Reviewed by G.L. Horton
I was astonished to discover that I could have sung along, too. Most of "Definitely Doris"'s featured songs, from "Jeepers Creepers" to "A Guy Is a Guy" are lodged in my memory, every note and word. This is all the more remarkable because to the best of my recollection I never deliberately listened to any of them. (No, I didn't reject Tin Pan Alley for Rock and Roll. I was a snob as a kid: the records I bought with my allowance were classical) The typical Doris Day novelty number, the kind with simple --one might almost say simple-minded-- lyrics, mostly about the kind of love that goes together with marriage like a horse and carriage, and expects to live happily ever after; set to a catchy tune --- this kind of song was in the air, and inescapable. The tunes and lyrics were easy enough to be memorized after a couple of hearings, whistled at work, sung in the shower or on the schoolbus traveling to the Game. Hearing them again brings back what seems from the distance of today a simpler, easier time. Those who remember that time fondly, or those younger people who imagine that their lives would have been better had they been born a generation or two earlier, are going to find "Definitely Doris" a fun night out.
Boston's fabled designers Helen Pond and Herbert Senn have provided "Doris" with a sweet little gazebo to hold the on stage combo, flanked by two of the circa 1910 white clapboard houses that say "stable Midwestern small town", the kind of place that represents home sweet home to the constituency of Bob Dole. The combo's good, especially Michael Leonard on woodwinds, and the five vocalists who perform the 42 songs are assured professionals: Robert Amirante, Nancy Carroll, Michael Iannucci , and cute as a button Kathy St. George . I found it problematic that their singing styles were at odds with what I think of as the Day style. Not that the performers are deliberately camping it up -- maybe they should? --but that their interpretations are sometimes mannered to the point of unconscious parody. I think that Doris Day won so many hearts because she had the ability to sing silly songs and play stereotypical roles "straight", with purity of intention and tone; while at the same time there was in her performances a sense of untapped reserves, of a real and complex human being behind them. The Hallmark Card of conventional sentiment expressed in conventional terms aspired to the dignity of poetry through the artistry of the packaging.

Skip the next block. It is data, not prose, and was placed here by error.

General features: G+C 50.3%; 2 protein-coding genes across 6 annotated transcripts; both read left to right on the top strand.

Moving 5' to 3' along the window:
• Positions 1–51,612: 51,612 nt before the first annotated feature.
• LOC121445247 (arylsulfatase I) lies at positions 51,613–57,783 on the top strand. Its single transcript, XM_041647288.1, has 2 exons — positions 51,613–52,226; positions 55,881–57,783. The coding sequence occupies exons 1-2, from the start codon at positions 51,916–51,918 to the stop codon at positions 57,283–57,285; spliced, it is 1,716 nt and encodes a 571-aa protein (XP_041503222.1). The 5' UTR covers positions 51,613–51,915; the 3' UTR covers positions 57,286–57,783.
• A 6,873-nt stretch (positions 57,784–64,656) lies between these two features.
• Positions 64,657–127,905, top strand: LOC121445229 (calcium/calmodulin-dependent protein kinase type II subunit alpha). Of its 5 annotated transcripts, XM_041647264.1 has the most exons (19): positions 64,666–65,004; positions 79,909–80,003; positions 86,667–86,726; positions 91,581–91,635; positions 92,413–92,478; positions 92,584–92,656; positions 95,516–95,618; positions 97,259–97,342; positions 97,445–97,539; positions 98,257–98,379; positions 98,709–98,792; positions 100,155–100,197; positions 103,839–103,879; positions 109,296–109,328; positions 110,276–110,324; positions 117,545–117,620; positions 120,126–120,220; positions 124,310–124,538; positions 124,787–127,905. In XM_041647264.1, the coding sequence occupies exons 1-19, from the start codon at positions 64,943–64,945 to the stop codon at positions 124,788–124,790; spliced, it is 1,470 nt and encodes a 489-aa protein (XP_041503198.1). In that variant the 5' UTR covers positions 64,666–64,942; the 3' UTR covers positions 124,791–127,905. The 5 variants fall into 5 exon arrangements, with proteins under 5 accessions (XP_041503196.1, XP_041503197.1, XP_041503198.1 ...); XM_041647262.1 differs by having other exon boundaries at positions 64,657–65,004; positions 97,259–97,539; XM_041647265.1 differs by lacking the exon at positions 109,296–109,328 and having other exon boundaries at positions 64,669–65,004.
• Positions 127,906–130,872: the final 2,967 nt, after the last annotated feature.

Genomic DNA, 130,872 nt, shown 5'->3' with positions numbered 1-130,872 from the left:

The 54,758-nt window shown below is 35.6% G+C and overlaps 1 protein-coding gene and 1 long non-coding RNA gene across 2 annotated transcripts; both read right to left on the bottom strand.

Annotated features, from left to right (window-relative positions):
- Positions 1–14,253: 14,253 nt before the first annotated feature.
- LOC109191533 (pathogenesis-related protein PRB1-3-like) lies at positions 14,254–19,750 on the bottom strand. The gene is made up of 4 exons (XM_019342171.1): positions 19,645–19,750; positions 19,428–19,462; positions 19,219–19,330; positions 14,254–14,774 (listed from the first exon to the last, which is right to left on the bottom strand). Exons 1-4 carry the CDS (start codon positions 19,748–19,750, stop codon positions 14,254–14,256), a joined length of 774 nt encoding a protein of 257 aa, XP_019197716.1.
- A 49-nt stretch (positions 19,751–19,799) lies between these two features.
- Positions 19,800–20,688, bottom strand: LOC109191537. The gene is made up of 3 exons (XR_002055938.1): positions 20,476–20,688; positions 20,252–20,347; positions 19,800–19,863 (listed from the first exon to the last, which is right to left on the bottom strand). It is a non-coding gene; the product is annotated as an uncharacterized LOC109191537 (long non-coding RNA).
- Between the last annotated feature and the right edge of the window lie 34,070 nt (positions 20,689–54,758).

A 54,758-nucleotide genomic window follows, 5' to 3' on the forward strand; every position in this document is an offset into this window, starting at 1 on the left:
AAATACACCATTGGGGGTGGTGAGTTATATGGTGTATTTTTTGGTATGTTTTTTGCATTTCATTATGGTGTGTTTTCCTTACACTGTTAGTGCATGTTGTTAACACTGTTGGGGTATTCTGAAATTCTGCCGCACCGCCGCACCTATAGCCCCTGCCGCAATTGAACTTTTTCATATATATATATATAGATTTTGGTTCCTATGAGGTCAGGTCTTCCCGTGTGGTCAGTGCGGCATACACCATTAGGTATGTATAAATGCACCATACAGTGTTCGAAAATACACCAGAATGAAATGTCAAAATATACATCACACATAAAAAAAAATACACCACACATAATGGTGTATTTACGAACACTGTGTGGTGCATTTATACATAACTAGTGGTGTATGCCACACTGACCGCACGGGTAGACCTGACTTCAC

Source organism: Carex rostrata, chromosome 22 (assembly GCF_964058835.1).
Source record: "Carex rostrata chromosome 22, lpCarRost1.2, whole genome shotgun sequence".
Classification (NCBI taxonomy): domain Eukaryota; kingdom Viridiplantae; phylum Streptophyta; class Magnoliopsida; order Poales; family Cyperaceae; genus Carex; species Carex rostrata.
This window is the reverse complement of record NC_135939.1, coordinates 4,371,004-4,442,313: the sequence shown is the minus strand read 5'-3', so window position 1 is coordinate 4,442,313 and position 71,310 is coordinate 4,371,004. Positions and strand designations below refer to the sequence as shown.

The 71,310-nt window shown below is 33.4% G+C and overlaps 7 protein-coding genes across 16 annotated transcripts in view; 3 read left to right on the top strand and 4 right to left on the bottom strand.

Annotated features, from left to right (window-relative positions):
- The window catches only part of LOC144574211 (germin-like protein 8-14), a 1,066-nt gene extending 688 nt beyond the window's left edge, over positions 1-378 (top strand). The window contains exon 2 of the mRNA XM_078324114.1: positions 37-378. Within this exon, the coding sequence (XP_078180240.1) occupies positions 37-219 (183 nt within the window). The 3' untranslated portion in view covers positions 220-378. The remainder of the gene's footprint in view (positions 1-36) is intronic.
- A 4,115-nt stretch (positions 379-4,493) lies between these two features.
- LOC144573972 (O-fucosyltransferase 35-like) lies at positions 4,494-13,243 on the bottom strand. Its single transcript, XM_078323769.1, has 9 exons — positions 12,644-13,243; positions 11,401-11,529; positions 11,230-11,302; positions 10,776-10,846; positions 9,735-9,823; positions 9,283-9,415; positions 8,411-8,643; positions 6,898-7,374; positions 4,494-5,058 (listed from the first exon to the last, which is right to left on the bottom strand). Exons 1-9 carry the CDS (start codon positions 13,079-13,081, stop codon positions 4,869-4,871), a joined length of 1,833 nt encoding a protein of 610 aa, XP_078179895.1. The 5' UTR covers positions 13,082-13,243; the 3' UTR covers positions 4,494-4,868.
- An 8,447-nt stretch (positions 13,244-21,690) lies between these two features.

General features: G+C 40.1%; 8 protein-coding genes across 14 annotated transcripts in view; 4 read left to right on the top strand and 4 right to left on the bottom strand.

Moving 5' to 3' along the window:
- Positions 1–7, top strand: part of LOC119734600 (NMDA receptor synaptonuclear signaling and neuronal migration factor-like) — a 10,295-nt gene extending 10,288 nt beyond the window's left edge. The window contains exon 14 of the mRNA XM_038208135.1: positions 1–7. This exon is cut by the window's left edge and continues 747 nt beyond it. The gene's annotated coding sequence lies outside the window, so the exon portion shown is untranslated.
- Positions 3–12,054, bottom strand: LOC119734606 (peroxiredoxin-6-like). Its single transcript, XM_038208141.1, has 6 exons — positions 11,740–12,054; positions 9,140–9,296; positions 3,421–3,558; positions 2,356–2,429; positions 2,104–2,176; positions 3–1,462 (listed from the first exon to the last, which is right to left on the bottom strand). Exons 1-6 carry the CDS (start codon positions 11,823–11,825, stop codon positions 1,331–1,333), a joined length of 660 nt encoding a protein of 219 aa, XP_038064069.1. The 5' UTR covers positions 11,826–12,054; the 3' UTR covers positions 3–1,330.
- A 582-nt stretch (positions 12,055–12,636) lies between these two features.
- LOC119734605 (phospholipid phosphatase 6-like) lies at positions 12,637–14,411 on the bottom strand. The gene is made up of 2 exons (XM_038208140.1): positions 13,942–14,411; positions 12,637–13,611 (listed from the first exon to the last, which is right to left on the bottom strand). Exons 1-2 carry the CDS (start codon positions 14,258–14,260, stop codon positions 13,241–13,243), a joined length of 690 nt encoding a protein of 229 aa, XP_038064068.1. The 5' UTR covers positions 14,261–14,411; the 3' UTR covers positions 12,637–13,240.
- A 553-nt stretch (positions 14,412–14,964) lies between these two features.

The program for "Definitely Doris" also contains a card that you can fill out and send in to join the International Doris Day Society, which, "in addition to promoting the music, movies and career of Doris Day, works closely with Ms. Day on her commitment to animals through the Doris Day Animal League"